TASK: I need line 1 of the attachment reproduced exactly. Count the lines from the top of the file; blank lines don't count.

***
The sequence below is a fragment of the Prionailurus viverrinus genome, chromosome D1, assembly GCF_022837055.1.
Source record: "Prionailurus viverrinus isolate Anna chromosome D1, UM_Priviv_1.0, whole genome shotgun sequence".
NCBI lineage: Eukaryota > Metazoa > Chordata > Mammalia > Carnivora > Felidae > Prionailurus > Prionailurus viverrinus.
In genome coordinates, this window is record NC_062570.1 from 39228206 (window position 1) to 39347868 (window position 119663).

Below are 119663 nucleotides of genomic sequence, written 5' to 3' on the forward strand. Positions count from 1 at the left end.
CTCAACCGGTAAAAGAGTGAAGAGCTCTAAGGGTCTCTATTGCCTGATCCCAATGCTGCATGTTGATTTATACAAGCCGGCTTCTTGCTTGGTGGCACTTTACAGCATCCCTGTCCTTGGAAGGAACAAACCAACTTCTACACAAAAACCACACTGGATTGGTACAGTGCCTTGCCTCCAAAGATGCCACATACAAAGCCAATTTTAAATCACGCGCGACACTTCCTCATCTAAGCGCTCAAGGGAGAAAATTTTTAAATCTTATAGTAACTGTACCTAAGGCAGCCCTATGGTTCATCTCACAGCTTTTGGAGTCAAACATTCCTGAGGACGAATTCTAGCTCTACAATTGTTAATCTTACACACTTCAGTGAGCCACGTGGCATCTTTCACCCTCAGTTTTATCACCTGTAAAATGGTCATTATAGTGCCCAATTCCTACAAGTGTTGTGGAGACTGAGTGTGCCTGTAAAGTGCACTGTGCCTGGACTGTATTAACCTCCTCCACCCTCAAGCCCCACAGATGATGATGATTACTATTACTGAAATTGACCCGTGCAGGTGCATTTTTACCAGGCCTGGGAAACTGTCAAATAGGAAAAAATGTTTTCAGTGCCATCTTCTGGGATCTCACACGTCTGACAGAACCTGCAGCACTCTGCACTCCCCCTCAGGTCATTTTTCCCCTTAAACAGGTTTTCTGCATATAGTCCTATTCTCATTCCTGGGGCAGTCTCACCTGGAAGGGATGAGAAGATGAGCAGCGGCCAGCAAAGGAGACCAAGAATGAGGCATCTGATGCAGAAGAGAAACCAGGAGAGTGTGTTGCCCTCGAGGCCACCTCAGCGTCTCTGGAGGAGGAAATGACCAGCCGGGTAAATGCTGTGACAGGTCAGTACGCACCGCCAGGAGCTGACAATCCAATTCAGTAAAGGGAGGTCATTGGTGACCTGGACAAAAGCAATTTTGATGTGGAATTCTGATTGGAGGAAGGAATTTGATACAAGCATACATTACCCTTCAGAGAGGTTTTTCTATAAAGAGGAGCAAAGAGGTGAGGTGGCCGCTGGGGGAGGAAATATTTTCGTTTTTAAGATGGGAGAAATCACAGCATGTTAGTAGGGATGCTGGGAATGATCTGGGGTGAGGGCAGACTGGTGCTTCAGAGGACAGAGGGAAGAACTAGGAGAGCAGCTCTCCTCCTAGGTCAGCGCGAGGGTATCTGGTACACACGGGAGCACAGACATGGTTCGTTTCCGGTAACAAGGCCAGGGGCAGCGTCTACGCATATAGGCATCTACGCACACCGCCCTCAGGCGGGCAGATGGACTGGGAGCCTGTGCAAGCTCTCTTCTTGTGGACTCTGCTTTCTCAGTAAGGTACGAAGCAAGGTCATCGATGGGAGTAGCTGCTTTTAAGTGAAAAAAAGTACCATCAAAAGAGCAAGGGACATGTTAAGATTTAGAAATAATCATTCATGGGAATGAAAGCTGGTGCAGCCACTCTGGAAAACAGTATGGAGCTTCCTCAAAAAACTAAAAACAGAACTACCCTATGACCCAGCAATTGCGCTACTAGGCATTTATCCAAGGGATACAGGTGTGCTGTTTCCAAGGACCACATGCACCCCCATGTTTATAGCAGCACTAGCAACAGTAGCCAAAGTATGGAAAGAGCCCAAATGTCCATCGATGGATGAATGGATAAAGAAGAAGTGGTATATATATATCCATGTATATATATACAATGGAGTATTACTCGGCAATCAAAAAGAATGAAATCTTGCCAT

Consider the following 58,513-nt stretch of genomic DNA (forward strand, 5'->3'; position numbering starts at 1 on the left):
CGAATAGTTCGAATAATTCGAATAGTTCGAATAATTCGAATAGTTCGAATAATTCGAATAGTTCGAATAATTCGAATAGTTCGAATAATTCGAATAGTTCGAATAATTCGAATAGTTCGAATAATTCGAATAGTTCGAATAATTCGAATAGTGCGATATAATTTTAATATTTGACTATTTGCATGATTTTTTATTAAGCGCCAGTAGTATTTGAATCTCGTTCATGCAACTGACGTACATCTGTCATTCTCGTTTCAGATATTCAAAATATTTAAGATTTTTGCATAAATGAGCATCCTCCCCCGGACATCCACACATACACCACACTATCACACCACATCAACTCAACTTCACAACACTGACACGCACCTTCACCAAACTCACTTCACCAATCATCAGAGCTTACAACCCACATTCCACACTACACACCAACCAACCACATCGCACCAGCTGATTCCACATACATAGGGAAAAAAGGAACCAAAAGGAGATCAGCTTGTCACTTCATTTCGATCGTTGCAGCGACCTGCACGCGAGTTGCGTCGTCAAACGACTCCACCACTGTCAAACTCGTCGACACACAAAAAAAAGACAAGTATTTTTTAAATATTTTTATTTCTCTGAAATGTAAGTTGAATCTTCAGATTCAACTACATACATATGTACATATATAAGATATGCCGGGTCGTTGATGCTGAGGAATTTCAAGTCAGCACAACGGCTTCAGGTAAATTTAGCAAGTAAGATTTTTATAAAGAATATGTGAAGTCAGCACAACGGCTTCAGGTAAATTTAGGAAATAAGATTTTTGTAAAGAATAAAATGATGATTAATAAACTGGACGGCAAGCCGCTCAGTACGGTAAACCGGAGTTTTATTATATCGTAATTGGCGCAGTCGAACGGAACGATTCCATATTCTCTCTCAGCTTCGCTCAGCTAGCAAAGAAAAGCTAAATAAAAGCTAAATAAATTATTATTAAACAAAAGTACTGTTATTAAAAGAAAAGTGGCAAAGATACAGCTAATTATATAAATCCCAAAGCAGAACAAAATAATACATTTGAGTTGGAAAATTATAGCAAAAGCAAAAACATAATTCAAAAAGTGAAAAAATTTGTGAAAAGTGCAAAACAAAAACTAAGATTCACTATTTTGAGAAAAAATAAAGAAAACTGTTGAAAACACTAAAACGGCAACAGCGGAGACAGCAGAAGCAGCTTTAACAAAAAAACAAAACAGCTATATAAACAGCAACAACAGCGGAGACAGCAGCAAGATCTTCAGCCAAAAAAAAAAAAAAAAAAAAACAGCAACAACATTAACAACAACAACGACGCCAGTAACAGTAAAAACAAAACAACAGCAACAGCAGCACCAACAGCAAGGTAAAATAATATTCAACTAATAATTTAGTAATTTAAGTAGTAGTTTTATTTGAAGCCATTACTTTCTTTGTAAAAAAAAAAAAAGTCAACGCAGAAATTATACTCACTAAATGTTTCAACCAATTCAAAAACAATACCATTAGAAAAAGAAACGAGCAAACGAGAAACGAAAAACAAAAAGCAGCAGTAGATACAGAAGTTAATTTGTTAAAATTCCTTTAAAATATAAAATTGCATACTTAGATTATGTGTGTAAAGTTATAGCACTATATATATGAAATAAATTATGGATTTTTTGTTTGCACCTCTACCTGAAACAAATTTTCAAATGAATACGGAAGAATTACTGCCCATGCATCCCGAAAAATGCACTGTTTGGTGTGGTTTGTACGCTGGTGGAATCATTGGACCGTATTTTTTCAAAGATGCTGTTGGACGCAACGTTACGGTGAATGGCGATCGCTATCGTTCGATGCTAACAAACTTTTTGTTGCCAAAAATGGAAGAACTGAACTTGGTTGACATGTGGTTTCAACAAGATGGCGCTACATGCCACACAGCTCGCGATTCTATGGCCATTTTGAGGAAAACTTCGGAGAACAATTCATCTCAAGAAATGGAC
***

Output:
The sequence below is a fragment of the Prionailurus viverrinus genome, chromosome D1, assembly GCF_022837055.1.